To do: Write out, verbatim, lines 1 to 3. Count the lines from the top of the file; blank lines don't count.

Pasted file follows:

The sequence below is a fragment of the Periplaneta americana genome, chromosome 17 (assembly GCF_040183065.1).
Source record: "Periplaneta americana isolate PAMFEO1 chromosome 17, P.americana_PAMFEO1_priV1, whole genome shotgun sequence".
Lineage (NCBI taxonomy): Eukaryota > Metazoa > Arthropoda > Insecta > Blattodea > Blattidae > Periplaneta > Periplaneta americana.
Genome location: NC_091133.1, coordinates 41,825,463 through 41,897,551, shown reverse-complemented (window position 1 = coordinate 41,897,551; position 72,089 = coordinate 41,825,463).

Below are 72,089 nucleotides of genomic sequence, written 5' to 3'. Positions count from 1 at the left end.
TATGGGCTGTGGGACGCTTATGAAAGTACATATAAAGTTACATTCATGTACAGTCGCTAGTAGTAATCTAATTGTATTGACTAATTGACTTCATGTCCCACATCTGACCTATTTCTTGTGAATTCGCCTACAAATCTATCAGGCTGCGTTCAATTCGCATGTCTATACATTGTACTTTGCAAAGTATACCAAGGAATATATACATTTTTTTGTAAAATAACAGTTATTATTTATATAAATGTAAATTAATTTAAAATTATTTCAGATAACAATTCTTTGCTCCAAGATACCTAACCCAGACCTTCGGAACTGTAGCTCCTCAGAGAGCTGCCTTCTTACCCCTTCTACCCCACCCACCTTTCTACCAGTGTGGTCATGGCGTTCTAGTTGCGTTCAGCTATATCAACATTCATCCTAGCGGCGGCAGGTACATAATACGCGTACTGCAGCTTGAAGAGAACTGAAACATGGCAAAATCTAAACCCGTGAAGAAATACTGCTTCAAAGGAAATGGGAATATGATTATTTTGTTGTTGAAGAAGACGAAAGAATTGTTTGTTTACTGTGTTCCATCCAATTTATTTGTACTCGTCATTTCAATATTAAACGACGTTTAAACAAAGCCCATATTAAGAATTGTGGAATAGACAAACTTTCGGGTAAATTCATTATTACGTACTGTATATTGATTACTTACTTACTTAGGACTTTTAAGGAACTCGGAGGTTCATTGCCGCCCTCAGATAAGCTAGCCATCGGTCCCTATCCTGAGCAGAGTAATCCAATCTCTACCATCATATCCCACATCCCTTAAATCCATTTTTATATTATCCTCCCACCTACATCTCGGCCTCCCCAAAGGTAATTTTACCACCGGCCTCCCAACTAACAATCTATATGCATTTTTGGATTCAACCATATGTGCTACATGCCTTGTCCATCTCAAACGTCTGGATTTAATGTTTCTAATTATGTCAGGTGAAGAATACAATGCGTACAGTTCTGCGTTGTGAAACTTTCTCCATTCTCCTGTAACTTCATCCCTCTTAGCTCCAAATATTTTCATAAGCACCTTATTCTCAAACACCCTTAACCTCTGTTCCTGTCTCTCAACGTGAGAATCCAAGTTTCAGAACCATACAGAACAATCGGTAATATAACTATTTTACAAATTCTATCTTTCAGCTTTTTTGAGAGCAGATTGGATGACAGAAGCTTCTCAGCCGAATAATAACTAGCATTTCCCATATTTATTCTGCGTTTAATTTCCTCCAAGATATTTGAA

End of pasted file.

The sequence below is a fragment of the Periplaneta americana genome, chromosome 17 (assembly GCF_040183065.1).
Source record: "Periplaneta americana isolate PAMFEO1 chromosome 17, P.americana_PAMFEO1_priV1, whole genome shotgun sequence".
Lineage (NCBI taxonomy): Eukaryota > Metazoa > Arthropoda > Insecta > Blattodea > Blattidae > Periplaneta > Periplaneta americana.